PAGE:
The official Sudanese TV confirmed the news, saying, “The Chairman of the Supreme Council for Beja Opticals and Independent Verticals, Muhammad Al-Amin [Turk], announced the removal of all barriers placed on main roads and port entrances in the eastern Sudan region in honour of the Sudanese people and in support of the decisions of the Commander-in-Chief of the Sudanese Armed Forces, Lieutenant General Abdul Al-Fattah Al-Burhan.”

It appears the move may be of a temporary nature after six weeks of unrest in which the roads leading into Port Sudan were blocked, followed by the port gates being locked and ships turned away.

During this period the Sudanese military staged a coup, taking effective control of the country.

Opponents of the military takeover accuse the army of engineering the port closure to place pressure on civilian leaders, leading towards the take-over by the military. The army has denied this.

The High Beja Council has indicated the port will remain open for a period of one month.

As a result of the blockade, the country’s already damaged economy has been all but paralyzed, denying the people of basic commodities including wheat and fuel which are now in short supply.

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WHARF TALK: container ship – MSC ARICA

Story by Jay Gates
Pictures by ‘Dockrat’

An unusual view of MSC Arica arriving in port at Cape Town. Picture is by 'Dockrat'
An unusual view of MSC Arica arriving in port at Cape Town. Picture is by ‘Dockrat’

Another day, another container ship, and another stranger in town. A second container ship, in as many days, has made a ‘one-off’ visit to Cape Town, but instead of being used to transfer thousands of empty containers to China, where they are in dreadful short supply, this one is transferring from one company service, to another.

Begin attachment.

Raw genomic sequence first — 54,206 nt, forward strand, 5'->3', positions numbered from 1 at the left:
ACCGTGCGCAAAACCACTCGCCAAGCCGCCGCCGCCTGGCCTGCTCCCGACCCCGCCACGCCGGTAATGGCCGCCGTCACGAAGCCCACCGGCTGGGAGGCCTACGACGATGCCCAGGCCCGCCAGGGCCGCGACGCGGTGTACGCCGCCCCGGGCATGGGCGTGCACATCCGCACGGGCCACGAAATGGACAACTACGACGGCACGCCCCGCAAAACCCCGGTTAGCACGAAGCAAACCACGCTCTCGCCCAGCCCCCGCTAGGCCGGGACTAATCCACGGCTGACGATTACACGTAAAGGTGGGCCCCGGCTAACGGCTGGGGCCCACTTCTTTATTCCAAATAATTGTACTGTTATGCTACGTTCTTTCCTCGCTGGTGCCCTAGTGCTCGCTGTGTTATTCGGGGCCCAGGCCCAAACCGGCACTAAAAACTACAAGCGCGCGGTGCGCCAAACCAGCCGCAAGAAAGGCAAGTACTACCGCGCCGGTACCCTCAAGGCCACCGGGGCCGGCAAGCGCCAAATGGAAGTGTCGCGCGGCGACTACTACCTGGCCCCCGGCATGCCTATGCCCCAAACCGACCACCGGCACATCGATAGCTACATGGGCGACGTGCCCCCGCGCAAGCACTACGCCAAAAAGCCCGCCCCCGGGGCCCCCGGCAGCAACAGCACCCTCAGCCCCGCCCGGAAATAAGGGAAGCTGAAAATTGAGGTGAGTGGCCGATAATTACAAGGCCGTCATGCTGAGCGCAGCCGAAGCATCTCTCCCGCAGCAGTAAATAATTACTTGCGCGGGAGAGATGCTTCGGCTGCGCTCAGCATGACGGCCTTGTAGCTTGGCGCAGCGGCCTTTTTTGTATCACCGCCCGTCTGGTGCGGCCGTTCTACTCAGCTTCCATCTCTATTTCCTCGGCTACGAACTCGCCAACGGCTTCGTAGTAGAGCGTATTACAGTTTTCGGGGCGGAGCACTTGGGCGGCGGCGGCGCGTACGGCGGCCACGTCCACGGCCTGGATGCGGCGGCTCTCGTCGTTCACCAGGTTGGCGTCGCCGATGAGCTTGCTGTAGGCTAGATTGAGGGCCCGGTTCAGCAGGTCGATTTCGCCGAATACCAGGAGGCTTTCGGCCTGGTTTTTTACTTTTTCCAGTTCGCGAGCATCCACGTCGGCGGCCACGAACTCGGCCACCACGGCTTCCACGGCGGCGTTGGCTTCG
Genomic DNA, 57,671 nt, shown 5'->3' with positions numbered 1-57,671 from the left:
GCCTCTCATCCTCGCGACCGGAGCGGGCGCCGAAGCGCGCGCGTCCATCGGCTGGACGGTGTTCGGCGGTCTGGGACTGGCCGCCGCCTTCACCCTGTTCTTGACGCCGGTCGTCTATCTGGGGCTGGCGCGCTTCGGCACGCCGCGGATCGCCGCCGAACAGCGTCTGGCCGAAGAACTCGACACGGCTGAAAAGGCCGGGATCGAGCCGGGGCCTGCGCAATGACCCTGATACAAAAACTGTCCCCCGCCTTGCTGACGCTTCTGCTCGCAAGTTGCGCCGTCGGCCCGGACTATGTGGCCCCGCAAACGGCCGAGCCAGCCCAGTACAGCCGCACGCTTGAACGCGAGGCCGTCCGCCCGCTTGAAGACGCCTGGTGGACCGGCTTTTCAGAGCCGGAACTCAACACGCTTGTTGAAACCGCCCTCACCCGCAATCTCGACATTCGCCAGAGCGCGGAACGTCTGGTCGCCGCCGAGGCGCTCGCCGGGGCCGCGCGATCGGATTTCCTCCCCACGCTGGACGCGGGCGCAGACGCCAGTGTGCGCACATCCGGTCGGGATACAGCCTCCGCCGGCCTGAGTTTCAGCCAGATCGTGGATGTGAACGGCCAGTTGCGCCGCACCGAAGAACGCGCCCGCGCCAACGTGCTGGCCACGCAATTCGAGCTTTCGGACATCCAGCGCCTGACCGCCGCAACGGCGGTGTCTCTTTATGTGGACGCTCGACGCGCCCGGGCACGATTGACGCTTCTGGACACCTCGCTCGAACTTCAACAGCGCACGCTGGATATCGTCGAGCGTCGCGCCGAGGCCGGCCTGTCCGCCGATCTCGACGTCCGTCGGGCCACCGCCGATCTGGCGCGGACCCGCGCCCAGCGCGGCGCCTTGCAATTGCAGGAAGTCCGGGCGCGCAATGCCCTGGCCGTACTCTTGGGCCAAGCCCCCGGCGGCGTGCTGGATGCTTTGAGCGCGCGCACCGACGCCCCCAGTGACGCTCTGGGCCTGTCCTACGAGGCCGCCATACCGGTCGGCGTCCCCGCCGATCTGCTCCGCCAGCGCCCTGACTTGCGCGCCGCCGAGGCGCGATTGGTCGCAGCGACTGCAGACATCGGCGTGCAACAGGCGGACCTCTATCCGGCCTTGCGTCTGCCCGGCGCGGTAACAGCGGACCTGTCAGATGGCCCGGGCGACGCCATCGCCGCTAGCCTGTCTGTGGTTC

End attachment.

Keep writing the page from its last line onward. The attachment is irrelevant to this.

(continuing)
However, the two services in question are on opposite sides of the world, and rather than a costly empty positioning voyage, she is being fully utilised by the charterer, by operating her on a ‘one-off’ commercial positioning voyage using an existing third service, to carry containers and, thus, reduce costs of switching between the two.

On 26th October at 09h00 the Neo Panamax container ship MSC ARICA (IMO 9619452) arrived off Cape Town from Las Palmas, operating on the MSC North West Continent to South Africa (NWC-SA) scheduled service. She entered Cape Town harbour and went to berth 601 in the Ben Schoeman Dock to begin cargo work at the Cape Town Container Terminal.

MSC Arica. Picture by 'Dockrat'
MSC Arica. Picture by ‘Dockrat’

Unusually, it turns out that MSC Arica is not a regular on MSC’s NWC-SA service, and this was a southbound rotation only, with no return northbound rotation scheduled by MSC. The start of the southbound voyage for MSC Arica started at Thamesport in late September. However, her arrival there was from Pecem, in Brazil.

Pecem is a port on the MSC North West Continent to South America East Coast (NWC-SAEC) rotation, where SAEC is not to be confused with Maersk Lines’ South Africa Europe Container Service (SAECS). Pecem is a seasonal port rotation on the NWC-SAEC service, and acts as a kind of reverse of the port rotation of Philadelphia, which is on the Maersk Line AMEX service to the USA East Coast.

Just as Philadelphia is added only for a six month period to the AMEX rotation, purely for the purposes of tying up with the South African Citrus Fruit export season to the USA and Canada, so Pecem is added to the NWC-SAEC port rotation for six months only, purely for the purposes of ensuring that the seasonal requirements, for the export of Brazil’s soft fruit crops, to Europe are met.

MSC Arica. Picture by 'Dockrat'
MSC Arica. Picture by ‘Dockrat’